Our World, Or, the Slaveholder's Daughter eBook

This eBook from the Gutenberg Project consists of approximately 672 pages of information about Our World, Or, the Slaveholder's Daughter.

“Not going along with us, eh?” ejaculates the captain, as, from the capsill, Rosebrook looks round to bid him good-by.

“Not to-day” (he returns, laconically).  “Take good care of my friends; the young invalid from Lousiana in particular.”  Just then he catches the stranger’s eye, and, with a significant motion of his fingers, says, “All safe!” With a nod of recognition the stranger makes his adieu; the fastenings are cast away, the faint tinkle of a bell is heard amid the roar of steam; the man at the valves touches the throttle bar; up mounts the piston rod-down it surges again; the revolving wheels rustle the water; the huge craft moves backward easy, and then ahead; a clanking noise denotes the connections are “hooked on,” and onward she bounds over the sea.  How leaps with joy that heart yearning for freedom, as the words “She’s away!” gladden Annette’s very soul!  Her enraptured feelings gush forth in prayer to her deliverers; it is as a new spring of life, infusing its refreshing waters into desert sands.  She seems a new being, with hope, joy, and happiness brightening the future for her.  But, alas! how vain are hopes,—­how uncertain the future!

Rosebrook watched the steaming craft as she crosses the bar, and dwindles out of sight.  “Thou art safe, poor slave,” he says to himself, as she passes from view behind the distant peak.

Something touches him on the shoulder as he returns to his carriage.  “Ah! this you, Pringle Blowers?” he exclaims, turning round suddenly, as the full face of that important personage presented itself.  “Been seeing some friends off to—?”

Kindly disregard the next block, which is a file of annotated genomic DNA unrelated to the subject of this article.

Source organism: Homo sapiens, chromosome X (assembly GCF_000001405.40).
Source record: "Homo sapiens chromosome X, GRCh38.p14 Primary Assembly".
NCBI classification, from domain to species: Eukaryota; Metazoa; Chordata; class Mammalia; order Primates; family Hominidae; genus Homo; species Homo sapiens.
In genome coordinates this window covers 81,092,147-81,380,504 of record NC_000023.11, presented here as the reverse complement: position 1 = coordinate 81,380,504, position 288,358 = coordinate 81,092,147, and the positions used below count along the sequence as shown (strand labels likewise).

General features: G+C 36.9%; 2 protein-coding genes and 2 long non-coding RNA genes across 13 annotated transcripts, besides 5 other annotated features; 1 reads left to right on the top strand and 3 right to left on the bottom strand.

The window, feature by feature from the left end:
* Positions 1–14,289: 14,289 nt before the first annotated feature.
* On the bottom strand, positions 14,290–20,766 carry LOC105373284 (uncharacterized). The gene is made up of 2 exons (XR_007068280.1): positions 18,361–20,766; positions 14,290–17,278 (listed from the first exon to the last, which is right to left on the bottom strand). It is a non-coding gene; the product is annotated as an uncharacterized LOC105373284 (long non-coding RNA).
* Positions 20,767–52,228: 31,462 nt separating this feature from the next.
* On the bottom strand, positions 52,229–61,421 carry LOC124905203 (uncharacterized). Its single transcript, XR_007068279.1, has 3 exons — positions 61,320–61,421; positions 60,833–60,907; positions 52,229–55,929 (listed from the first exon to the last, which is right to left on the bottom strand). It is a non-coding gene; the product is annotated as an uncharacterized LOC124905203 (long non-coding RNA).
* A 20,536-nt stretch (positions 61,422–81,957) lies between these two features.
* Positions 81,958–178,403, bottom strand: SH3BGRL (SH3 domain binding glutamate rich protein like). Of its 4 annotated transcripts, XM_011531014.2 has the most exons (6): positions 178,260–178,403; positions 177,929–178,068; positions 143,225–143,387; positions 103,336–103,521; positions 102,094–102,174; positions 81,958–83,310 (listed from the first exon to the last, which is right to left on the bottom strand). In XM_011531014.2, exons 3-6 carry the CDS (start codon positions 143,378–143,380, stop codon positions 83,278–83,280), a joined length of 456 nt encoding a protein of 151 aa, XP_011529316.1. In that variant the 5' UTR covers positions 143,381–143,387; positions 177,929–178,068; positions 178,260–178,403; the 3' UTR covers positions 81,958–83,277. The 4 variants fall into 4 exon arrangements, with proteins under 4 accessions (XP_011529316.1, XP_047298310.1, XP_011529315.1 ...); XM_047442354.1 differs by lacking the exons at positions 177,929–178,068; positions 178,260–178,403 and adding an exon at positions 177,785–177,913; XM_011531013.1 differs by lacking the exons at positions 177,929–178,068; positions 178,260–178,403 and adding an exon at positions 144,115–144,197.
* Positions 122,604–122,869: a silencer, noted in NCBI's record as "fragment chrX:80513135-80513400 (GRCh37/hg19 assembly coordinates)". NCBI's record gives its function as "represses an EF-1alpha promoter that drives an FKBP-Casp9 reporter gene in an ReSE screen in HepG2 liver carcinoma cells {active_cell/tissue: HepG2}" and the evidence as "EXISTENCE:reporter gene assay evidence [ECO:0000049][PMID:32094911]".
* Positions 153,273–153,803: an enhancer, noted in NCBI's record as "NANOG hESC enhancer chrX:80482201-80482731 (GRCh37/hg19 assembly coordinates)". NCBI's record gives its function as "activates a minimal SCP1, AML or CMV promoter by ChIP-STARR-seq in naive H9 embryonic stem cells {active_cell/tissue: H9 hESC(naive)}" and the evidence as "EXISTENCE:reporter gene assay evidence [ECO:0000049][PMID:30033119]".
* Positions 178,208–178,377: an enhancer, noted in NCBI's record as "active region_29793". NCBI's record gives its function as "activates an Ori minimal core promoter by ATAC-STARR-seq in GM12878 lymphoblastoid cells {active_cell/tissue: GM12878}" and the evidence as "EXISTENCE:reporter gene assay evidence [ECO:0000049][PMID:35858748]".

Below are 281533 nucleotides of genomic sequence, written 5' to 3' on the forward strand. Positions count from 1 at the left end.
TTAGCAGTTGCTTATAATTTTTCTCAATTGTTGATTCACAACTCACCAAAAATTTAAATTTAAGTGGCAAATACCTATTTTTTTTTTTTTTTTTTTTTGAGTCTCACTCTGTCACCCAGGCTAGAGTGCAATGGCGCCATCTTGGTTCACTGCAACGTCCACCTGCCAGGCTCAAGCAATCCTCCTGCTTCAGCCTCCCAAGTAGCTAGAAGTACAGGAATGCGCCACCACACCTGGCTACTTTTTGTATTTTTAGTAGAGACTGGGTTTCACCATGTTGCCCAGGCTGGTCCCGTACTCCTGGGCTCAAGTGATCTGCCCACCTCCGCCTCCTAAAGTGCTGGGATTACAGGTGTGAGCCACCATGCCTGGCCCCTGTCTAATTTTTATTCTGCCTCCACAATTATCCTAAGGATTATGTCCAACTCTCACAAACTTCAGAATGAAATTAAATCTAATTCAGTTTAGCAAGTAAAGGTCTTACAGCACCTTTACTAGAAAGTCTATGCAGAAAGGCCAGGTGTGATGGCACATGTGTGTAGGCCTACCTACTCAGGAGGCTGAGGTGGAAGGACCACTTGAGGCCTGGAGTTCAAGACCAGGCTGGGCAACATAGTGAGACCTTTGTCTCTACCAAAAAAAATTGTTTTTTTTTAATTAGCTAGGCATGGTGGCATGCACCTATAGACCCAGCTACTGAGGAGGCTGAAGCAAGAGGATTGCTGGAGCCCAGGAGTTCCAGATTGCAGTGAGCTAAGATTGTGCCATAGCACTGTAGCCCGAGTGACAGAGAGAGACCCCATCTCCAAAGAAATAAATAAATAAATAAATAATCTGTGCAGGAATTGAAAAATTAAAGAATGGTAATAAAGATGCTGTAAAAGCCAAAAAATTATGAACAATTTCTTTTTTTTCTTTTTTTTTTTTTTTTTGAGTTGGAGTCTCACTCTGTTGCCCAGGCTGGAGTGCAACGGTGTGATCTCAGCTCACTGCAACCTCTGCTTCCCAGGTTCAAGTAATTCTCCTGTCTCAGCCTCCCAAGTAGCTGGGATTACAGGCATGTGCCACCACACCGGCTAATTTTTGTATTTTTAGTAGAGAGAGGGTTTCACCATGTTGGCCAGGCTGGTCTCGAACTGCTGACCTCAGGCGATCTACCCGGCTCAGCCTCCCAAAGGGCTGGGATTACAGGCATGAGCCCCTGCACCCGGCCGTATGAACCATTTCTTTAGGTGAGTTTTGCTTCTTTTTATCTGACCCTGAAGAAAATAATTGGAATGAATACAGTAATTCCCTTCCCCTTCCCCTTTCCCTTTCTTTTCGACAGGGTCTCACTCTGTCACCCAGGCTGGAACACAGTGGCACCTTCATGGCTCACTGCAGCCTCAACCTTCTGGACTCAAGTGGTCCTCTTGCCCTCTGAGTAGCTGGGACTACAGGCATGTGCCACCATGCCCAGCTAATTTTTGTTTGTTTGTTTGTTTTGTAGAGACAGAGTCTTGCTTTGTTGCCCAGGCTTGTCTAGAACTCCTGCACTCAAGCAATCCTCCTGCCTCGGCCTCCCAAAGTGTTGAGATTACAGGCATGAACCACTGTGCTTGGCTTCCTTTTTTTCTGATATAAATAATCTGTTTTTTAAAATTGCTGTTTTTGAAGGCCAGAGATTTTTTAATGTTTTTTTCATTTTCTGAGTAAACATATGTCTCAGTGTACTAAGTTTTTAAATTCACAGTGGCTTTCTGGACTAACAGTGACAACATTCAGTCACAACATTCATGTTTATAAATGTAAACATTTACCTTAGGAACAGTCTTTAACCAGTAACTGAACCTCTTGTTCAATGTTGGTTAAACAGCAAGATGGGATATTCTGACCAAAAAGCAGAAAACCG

“No,” replies Blowers, with seeming indifference.  He is just shying round,—­keeping an eye out for a smart kind of “a gal,” lost last week.

“Quite a misfortune, that, Blowers!  God bless me, I’m sorry,” returns Rosebrook, dryly.  Rosebrook invites him to get in and ride a short distance.  Blowers has not the slightest objection; seats his square frame on the left side of the carriage.  “Those were clever posters you put out for the apprehension of that girl, Blowers!”

“Took some genius, I reckon,” interrupts Blowers, with broad laugh.

“They say she was very handsome, and, if it be true, I hope you may get her, Blowers,” continues Rosebrook, naively.

The disappointed man shakes his head, touches the other on the arm, and says, “Nothing is more sure!”

CHAPTER XLIV.

How daddy bob departed.

Let us again beg the indulgence of the reader, while we go back to the night when Marston was found dead in his cell, and when that old negro, whose eventful history we shall here close, sat by his bed-side, unconscious that the spirit of master had winged its way to another world.  Bob, faithful unto death, remained his lone watcher.  Disguising his ownership, he has toiled from day to day that the fruits thereof

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Our World, Or, the Slaveholder's Daughter from Project Gutenberg. Public domain.
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